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There is a standard tryPick function if F# that returns the first (from left-to-right if any at all) successful application of a function on an element of a list. I am hopping there is a standard function like that in Haskell. I tried Hoogle and didn't find anything.

I am new to Haskell and I am not sure what the right way of doing it is. Would you do it like this:

tryPick:: (a -> Maybe b) -> [a] -> Maybe b
tryPick try xs = case Maybe.mapMaybe try xs of
    [] -> Nothing
    (x:_) -> Just x

?

share|improve this question
    
One of the functions in Data.Maybe can already handle the cases you’ve written. – Josh Lee Oct 28 '13 at 19:51

The listToMaybe function in Data.Maybe looks pretty good:

tryPick f = listToMaybe . mapMaybe f
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Does this incur extra memory overhead from mapping over the whole list? I'm not sure if GHC will create a thunk for the rest of the computation or optimize it away – jozefg Oct 28 '13 at 19:59
1  
@jozefg It terminates given an infinite list, so intuitively it’s fine. – Josh Lee Oct 28 '13 at 20:01
    
@jozefg I'd think so. Mentally inlining we'd have \(x:xs) -> case (f x) : tryPick f xs of { [] -> Nothing; (y:_) -> Just y } – J. Abrahamson Oct 28 '13 at 20:05
1  
I know it terminates I was curious about whether this will produce an extra thunk or whether it's optimized away. It's not a huge deal, more of a curiosity. Btw +1 for a clearer solution than mine – jozefg Oct 28 '13 at 20:05

You want:

tryPick :: (a -> Maybe b) -> [a] -> Maybe b
tryPick f as = msum (map f as)

I'll explain how this works.

map f as produces a list of possible Maybe actions to try:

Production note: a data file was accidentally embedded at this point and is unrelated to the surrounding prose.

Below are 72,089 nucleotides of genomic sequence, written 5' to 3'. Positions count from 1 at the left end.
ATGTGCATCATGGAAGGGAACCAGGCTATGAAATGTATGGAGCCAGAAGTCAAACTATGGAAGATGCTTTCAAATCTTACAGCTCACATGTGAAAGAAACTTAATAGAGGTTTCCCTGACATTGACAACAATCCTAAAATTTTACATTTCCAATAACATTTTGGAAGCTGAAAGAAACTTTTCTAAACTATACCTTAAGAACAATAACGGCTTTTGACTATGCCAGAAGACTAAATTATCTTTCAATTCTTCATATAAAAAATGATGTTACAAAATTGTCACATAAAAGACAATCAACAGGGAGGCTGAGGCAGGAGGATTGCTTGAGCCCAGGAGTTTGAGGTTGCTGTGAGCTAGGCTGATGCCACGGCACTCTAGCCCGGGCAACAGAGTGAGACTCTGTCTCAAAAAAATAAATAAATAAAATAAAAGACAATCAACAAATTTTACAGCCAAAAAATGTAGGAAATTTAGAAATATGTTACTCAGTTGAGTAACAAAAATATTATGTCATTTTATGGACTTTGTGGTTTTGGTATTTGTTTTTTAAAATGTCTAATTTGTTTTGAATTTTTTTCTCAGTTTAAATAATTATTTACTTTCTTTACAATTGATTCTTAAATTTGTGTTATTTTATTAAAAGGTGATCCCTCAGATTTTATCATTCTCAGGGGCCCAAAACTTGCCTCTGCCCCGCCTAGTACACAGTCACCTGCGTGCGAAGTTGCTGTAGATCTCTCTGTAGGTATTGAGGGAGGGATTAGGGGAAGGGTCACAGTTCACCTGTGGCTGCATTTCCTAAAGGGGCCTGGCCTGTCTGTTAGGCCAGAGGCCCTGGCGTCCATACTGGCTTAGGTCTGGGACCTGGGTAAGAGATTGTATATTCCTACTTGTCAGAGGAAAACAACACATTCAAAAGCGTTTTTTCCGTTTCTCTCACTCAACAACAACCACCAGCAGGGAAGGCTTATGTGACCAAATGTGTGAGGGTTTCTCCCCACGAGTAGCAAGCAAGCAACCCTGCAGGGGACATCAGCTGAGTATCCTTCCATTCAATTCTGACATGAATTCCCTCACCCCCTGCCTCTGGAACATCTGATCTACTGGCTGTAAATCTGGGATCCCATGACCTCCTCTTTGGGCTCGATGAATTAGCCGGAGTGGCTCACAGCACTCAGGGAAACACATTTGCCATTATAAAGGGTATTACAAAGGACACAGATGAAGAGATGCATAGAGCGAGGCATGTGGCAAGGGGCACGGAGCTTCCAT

map f as :: [Maybe b]

msum tries them sequentially until one succeeds (returning the value as a Just) or they all fail (returning a Nothing). For example:

> msum [Nothing, Just 2, Just 3, Nothing]
Just 2
> msum [Nothing, Nothing]
Nothing

Note that msum's type is more general, so we can generalize the signature to:

tryPick :: (MonadPlus m) => (a -> m b) -> [a] -> m b

This will now work for any MonadPlus. Have fun discovering what it does for other MonadPlus types.

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1  
tryPick f = foldr (mplus . f) mzero :: (MonadPlus m, Foldable t) => (a -> m b) -> t a -> m b, best of both worlds! – J. Abrahamson Oct 29 '13 at 1:15

It's not necessarily the simplest solution, but I feel it important to highlight the First Monoid based solution. I think it's the prettiest.

import Data.Monoid
import Data.Foldable (Foldable, foldMap)

tryPick :: (a -> Maybe b) -> [a] -> Maybe b
tryPick f = getFirst . foldMap (First . f)     -- this is just `foldMap f`
                                               -- with the "firsty" Maybe Monoid

This is also immediately generalizable to any Foldable with precisely the same code

tryPick :: Foldable t => (a -> Maybe b) -> t a -> Maybe b

Foldable instances provide ways to "smash" all of the elements together in order using Monoids. The First Monoid defined as

newtype First a = First { getFirst :: Maybe a }

is a specialization of Maybe with a mappend operation that picks the "first" or "leftmost" Just.

So, putting them together, getFirst . foldMap (First . f) computes your (a -> Maybe b) function over all of the as in the [a], then smashes the results together with the rule that the "first" Just wins.

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I'm coming a bit late to the party, but here's a variation on J. Abrahamson's answer that uses Conor McBride's lovely ala' function from the newtype package:

import Control.Newtype (ala')
import Data.Foldable (Foldable, foldMap)
import Data.Monoid (First(..))

tryPick :: (Foldable t) => (a -> Maybe b) -> t a -> Maybe b
tryPick = ala' First foldMap

This may seem a bit cryptic, but I find the way it decouples the "collection vessel" (First) from the "collection scheme" (foldMap) and both from the "preprocessing function" (a -> Maybe b) -- all while hiding newtype wrapping and unwrapping -- rather beautiful. ala has been in my experience a fine tool for creating beautiful code, and I'd like to plug it. Thanks, Conor!

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This is the most awesome answer I've seen for a long time. I just learned something very usefull. Thanks! – comonad Nov 8 '13 at 20:03
    
Plus 1 for ala'! – J. Abrahamson Nov 12 '13 at 21:06

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